I didn’t get a lot of responses, but here is my attempt “You're gonna die, you're not going to heaven or hell. But God, through Jesus, has a plan to bring you back to life, forever. Interested?" I know, I used two contractions and “gonna” to keep it to 25 words. It’s the best I’ve come up with so far. Perhaps you can do better.

What if I told you that God managed to pack the gospel into one word of six letters? Yes we have to go back to Hebrew to see it. But it is the very first word in the Bible. In English, the Bible starts “In the beginning”, in Hebrew it starts “beresheet”, that is בראשית. The word Beresheet has also come to mean the first book of Moses, what we call Genesis in English.

This is Beresheet in an actual torah scroll (sefer torah) used in a synagogue. It’s crooked because it’s a photo of an uneven scroll.







Since Hebrew is written without vowels, this gives different ways to parse a word like beresheet. We will consider three ways – maybe there are more.

1. B’resheet
2. Bar’asheet
3. Bara’sheet

Number 1 (B’resheet ) is the usual meaning of the word – in the beginning, although it would be more accurate to translate it “in a beginning” - see Kehillat Israel (2).

Number 2 (Bar’asheet) I found comments from several sources.
The Amazing Word of God (3) - If you take the word for "son" in Hebrew (bar) and the word for "I make" (asheet) and put them together, you have the first word of the Scriptures: "in the beginning" (barasheet).

Bible Society in Israel (4) - The first word of the Bible, b’resheet, can be divided into two words, “bar asheet,” meaning “I will appoint a son.” This strengthens the parallel we have already noted in John 1. … So from the very first word of the creation story we get the hint that God will appoint a son through whom the redemption will come.


In case you remembered the Hebrew word for son is “ben”, as in Benjamin, Yahoo Answers (5) explains.
Q. In Hebrew bar and ben both mean 'son of' what is the difference that determines which you use?
A. This is an easy one: "ben" is Hebrew, "bar" is Aramaic. In Hebrew you always use "ben" except for imported phrases such as "bar mitzvah" or names like "Shim'on bar Yokhai".

Grant Luton of Beth Tikkun adds this in his article In The Beginning (6).
Now if we recombine the definitions of these two Hebrew words, we arrive at the phrase “A Son I shall put/place/appoint”. A better rendering might be, “A Son I shall establish.” The introduction of only a slight separation between the second and third letters of the Bible provides us with this insight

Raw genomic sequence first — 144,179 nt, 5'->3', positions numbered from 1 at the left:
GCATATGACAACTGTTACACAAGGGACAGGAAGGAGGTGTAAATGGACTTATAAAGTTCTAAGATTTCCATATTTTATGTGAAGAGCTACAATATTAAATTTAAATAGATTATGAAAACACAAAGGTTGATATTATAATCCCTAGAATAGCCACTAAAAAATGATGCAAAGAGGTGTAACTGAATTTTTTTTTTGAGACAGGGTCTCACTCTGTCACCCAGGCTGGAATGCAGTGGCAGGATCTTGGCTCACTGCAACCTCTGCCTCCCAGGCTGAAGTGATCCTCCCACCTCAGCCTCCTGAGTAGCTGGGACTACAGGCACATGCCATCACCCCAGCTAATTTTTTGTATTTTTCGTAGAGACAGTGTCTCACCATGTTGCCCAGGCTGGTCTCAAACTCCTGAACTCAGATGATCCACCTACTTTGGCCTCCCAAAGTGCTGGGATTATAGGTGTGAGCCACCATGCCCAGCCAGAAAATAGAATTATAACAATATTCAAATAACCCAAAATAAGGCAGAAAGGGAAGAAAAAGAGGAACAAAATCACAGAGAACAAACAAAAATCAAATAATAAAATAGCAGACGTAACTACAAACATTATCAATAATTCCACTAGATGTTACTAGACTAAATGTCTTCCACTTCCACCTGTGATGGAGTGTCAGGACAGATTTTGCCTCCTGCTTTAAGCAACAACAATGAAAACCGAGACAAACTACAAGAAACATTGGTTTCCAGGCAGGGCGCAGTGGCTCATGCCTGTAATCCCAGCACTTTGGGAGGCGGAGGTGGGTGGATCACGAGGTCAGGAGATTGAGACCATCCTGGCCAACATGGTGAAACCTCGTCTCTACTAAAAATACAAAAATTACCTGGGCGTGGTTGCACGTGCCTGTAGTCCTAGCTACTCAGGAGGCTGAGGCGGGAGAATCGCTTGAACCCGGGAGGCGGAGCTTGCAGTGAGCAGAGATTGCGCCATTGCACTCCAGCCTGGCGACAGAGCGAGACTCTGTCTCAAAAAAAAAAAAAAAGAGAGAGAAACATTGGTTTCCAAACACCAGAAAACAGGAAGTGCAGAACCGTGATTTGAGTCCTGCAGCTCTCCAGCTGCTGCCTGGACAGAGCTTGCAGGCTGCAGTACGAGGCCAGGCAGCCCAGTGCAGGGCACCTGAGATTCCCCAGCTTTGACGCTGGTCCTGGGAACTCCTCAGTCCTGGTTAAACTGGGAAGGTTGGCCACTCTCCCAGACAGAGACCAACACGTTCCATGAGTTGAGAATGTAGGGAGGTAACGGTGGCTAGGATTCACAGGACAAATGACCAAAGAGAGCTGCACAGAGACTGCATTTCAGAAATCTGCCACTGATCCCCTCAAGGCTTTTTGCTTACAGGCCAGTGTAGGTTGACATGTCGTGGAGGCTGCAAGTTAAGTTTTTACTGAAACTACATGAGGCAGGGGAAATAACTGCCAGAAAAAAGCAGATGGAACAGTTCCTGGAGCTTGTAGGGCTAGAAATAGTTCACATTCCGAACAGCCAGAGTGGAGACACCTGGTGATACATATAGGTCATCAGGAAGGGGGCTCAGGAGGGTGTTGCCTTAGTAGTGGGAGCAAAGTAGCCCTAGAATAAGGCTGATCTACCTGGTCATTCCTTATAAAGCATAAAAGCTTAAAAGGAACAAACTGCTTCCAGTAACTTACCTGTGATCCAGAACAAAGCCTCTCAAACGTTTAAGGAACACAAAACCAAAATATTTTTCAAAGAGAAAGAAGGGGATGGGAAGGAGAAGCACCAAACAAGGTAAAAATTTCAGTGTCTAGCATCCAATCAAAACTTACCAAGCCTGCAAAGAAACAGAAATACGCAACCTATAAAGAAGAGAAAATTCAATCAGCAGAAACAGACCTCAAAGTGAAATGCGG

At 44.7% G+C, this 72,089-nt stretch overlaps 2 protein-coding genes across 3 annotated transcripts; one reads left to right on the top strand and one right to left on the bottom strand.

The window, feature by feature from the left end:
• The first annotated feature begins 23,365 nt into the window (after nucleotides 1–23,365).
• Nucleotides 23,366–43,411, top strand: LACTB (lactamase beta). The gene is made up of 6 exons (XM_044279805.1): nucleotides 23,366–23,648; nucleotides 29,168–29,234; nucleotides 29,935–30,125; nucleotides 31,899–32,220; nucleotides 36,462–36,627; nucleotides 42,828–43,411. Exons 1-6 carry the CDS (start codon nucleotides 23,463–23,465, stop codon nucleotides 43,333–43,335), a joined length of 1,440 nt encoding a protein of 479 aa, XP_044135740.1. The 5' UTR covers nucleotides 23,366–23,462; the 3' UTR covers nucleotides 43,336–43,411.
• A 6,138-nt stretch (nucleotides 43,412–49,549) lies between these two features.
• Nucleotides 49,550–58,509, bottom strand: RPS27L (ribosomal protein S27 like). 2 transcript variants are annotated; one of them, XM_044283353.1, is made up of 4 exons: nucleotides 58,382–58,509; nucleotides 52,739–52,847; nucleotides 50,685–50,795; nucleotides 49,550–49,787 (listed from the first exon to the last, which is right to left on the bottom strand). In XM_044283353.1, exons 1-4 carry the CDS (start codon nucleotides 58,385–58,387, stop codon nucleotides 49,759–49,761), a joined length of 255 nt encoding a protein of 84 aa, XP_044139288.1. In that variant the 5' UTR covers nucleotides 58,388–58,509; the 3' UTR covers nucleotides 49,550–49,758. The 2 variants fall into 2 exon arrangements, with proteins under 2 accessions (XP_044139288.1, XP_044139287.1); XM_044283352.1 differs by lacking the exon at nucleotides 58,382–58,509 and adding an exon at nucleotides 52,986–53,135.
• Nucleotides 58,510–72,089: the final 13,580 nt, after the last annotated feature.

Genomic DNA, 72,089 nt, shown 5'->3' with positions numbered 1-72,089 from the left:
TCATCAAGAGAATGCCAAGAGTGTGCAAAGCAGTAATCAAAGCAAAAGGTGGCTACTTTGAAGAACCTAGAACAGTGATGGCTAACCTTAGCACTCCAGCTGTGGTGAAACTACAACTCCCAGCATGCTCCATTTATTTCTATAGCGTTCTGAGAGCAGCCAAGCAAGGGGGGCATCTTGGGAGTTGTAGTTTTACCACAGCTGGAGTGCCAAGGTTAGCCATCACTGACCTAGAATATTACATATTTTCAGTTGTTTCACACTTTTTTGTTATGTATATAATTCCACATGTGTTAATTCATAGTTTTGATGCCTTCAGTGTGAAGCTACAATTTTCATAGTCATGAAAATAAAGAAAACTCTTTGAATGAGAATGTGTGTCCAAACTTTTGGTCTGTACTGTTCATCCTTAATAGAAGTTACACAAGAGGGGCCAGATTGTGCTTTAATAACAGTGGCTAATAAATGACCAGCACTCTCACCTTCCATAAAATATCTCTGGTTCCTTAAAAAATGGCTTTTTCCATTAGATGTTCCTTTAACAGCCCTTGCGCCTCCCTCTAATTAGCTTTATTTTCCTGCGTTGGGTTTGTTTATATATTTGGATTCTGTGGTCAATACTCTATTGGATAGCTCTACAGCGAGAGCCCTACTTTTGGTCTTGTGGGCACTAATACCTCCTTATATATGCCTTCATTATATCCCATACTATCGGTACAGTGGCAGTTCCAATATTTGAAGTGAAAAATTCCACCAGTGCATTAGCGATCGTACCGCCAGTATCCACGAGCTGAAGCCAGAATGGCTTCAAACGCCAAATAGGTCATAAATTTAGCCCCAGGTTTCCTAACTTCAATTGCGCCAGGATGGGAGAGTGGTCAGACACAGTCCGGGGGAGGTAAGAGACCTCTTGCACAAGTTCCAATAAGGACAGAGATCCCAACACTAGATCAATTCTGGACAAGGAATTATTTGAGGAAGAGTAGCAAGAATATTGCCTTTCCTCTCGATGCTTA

Let’s look at number 3 – (Bara’sheet) - Bara (ברא) is the second word of the bible and means “he created”. Sheet is a variant of shesh (שש) or “six”. The question is “six what?” We have to read through verse 3 to see it, but one answer is six alephs (א). There are six alephs in the first sentence of the Hebrew Bible (verses 1-3). And aleph sounds exactly like eleph (אלף), which means “thousand”. In other words, six alephs equals six thousand years. Two alephs during the darkness (verses 1-2) two alephs where God speaks (verse 3), and two alephs in “let there be light” (verse 3). In other words, 2000 years of darkness till Abraham, 2000 years after revealing his torah, and 2000 years in the light of Christ. Note the progression from darkness to speech to light. Luton gives much more detail about the derivation at In The Beginning (6) and also shows where this notion came from:
The Talmud also suggests allusions to Messiah in the opening words of Genesis. The Talmud (b.Avodah Zarah 9a) states the following:

The world is to exist for six thousand years; the first two thousand years are to be void; the next two thousand years are the period of the Torah, and the following two thousand years are the period of the Messiah. Through our many sins some of these have already passed [and the Messiah has not yet come].3
3 The words that appear in brackets were added by Rashi (R’ Shlomo ben Yitzchak, 1040-1105 C.E.)

The Talmud quote can be found in Avodah Zarah (7) at juchre.org. 

So if we put them all together [B’resheet, Bar’asheet, Bara’sheet], taking a little license, we have “In the beginning, God appointed a Son, and gave man six thousand years”.

Admittedly, you have to read through verse 3 plus other sources to get the interpretation of 6000 years, so technically it wasn’t one word. But still it is an incredible thing – the essence of the gospel in one six letter word.

These observations in the Talmud were made many hundreds of years ago, Wikipedia dates this tractate to about 100AD [wikipedia - Avodah Zarah (8)]. What we know as the “six thousand year plan” has been known for thousands of years already. It isn’t an idea discovered in these end times, but it is all the more urgent now to understand that time is up, and Jesus is returning soon. It was foretold from the first word of the Bible.